Printed from

Supreme Court denies ASCAP claim downloads are performances

updated 09:05 am EDT, Tue October 4, 2011

Supreme court rejects ASCAP attempt at double-dip

The US Supreme Court late Monday rejected ASCAP's attempt to claim that song downloads are public performances. Its verdict upheld an earlier appeal ruling without added comment. The earlier, federal-level judge pointed to basic logic for support, contending that a digital recording isn't necessarily being played live to a wide audience just because it had been transferred over the Internet.

The new decision also enforces the previous appeals court's view that RealNetworks (having split off its Rhapsody music service) and Yahoo can ask for lower royalty rates. It may also affect an earlier demand that charged Verizon $5 million simply for offering ringtones.

ASCAP has tried to argue that it's losing millions of dollars in royalties if denied the rates. Music stores and critics alike have responded by accusing the performance society of trying to double-dip for its artists, letting them charge once for the music itself and again for the choice of format even though it's no different in practice than buying a CD.

The Supreme Court verdict could have a significant benefit for iTunes, Amazon MP3, and other stores or streaming music services. Along with keeping prices down on tracks, it should end disputes over whether 90-second song samples constitute performances.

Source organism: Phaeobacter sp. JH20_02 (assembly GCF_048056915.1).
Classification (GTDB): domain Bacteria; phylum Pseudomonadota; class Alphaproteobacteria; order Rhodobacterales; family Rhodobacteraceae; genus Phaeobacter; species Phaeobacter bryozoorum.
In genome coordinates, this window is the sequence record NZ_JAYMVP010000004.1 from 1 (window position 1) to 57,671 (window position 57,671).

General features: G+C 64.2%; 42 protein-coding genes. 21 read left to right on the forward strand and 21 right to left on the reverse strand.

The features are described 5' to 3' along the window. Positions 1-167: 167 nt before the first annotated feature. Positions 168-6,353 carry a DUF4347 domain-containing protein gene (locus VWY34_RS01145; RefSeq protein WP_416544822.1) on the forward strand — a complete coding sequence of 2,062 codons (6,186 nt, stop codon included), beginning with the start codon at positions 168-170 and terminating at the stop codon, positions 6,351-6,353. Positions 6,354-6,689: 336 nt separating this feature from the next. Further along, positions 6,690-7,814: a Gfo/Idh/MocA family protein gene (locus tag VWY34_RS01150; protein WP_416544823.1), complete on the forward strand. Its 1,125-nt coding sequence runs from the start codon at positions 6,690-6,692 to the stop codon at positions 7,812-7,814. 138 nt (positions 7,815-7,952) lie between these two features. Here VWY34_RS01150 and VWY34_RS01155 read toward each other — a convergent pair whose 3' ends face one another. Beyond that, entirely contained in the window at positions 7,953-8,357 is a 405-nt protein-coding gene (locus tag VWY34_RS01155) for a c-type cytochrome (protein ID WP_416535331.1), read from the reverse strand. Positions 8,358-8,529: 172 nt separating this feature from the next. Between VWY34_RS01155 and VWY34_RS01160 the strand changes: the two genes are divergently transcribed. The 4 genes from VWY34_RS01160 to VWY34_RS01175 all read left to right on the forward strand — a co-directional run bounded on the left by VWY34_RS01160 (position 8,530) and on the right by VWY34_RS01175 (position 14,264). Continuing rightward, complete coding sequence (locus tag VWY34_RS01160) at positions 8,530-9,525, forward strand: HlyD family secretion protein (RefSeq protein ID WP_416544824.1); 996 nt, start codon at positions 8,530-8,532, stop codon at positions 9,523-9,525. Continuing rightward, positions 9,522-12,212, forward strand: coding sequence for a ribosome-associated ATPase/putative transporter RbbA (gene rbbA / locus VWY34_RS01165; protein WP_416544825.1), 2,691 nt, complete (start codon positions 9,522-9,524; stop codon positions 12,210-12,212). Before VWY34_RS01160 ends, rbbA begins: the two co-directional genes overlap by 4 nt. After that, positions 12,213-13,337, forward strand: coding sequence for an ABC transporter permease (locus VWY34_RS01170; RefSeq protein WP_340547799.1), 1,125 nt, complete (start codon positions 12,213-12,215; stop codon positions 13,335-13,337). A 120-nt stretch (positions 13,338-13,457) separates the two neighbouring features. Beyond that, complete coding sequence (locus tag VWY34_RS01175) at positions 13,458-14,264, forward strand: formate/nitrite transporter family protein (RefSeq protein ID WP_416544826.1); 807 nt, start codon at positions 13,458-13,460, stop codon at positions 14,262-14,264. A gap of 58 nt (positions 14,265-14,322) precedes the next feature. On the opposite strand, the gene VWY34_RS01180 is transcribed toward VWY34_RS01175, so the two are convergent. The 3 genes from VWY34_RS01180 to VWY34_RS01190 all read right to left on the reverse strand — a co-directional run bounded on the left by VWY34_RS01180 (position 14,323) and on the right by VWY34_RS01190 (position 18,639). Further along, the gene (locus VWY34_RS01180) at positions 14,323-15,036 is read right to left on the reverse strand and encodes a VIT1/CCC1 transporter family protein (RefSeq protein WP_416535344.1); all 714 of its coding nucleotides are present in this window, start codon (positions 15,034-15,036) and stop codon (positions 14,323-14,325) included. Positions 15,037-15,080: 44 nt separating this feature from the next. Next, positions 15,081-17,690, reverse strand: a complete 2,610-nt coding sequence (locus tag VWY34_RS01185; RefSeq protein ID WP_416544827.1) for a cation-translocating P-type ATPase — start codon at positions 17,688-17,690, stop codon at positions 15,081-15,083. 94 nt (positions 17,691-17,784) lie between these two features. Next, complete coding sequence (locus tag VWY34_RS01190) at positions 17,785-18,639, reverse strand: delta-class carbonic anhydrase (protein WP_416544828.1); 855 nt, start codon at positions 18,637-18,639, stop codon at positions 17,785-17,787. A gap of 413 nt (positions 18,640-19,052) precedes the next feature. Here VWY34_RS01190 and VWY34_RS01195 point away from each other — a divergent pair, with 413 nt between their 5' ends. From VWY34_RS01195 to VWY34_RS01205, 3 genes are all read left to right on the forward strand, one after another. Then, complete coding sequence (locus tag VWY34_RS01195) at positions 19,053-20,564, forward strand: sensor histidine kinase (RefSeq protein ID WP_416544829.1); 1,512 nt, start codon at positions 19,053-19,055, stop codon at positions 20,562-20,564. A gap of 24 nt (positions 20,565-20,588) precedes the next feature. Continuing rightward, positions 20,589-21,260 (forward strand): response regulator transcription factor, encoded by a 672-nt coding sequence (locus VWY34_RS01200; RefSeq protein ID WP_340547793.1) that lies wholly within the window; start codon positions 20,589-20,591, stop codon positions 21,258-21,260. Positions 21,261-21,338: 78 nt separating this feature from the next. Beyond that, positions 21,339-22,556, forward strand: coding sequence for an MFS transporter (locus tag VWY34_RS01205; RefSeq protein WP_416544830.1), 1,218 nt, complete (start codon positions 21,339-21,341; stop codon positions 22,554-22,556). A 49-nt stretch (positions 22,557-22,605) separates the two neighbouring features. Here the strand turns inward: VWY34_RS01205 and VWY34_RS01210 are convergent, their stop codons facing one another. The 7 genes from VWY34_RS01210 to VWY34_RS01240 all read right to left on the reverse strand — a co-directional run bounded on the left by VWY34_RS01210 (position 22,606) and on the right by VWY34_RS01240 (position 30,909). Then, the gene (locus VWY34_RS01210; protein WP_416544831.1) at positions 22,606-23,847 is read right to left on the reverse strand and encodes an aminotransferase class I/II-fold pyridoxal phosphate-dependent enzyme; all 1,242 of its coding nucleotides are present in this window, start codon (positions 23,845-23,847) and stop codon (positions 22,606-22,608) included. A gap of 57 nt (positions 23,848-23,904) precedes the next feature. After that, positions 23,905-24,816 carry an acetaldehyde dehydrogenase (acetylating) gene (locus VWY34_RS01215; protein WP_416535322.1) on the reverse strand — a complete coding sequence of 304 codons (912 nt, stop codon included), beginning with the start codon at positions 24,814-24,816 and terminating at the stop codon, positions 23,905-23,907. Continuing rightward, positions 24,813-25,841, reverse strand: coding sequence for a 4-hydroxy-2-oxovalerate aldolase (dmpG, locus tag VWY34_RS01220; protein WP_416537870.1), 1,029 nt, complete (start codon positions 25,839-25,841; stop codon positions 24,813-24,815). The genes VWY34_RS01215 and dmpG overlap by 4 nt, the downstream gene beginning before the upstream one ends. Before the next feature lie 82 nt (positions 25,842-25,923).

By Electronista Staff
Post tools:




  1. PJL500

    Fresh-Faced Recruit

    Joined: Jun 2011


    music industry kicking and screaming

    into the internet age.

    They think that thousands of middlemen should continue become millionaires on the backs of artists. They have managed to put fear into "established" artists, who were lucky enough work in an age when it was *very* lucrative to sell CDs in shops. Guess what? Successful artists are going to make a very comfortable living now - but the Bentleys and multiple mansions will no longer be automatic.

  1. kerryb

    Fresh-Faced Recruit

    Joined: Aug 2001


    who thinks up this c***?

    under this logic, when I buy a music CD leave a shop and walk home I should pay for the public performance of that CD. Maybe they could get royalties from blank CD's as well as in France.

  1. jeb20

    Fresh-Faced Recruit

    Joined: Apr 2008



    Going after iTunes is a waste. They should be going after hulu crackle etc. Those places have legitimate performances as they show commercials. It's a no brainer. The fact that they went after iTunes really shows just how clueless the leadership at ascap is. Forget all that getting rich bullish*t. A stream with commercials is a performance, a download is not... period.

  1. BigMac2

    Forum Regular

    Joined: Dec 2000


    ASCAP are full of...

    ASCAP made more money on 99cents per song than selling physical CDs. Apple should open up to indie artiste and have a program like their developer program who just need to subscribe to the 99$ annual fee for being able to sale stuff thru the AppStore. Music artiste should be able to bypass ASCAP and sold their creation directly to customer without any intermediate.

Login Here

Not a member of the MacNN forums? Register now for free.


Network Headlines


Most Popular


Recent Reviews

Apple 13-inch MacBook Pro (Early 2015)

Although the new darling of the Apple MacBook line up is the all-new MacBook, Apple has given its popular 13-inch MacBook Pro with Ret ...

Seagate Wireless

It seems like no matter how much internal storage is included today's mobile devices, we, as users, will always find a way to fill the ...

Lenovo Yoga Tablet 2 (Android, 10.1-inch)

Lenovo is building a bigger name for itself year after year, including its devices expanding beyond desktop computers. The company's l ...



Most Commented


Popular News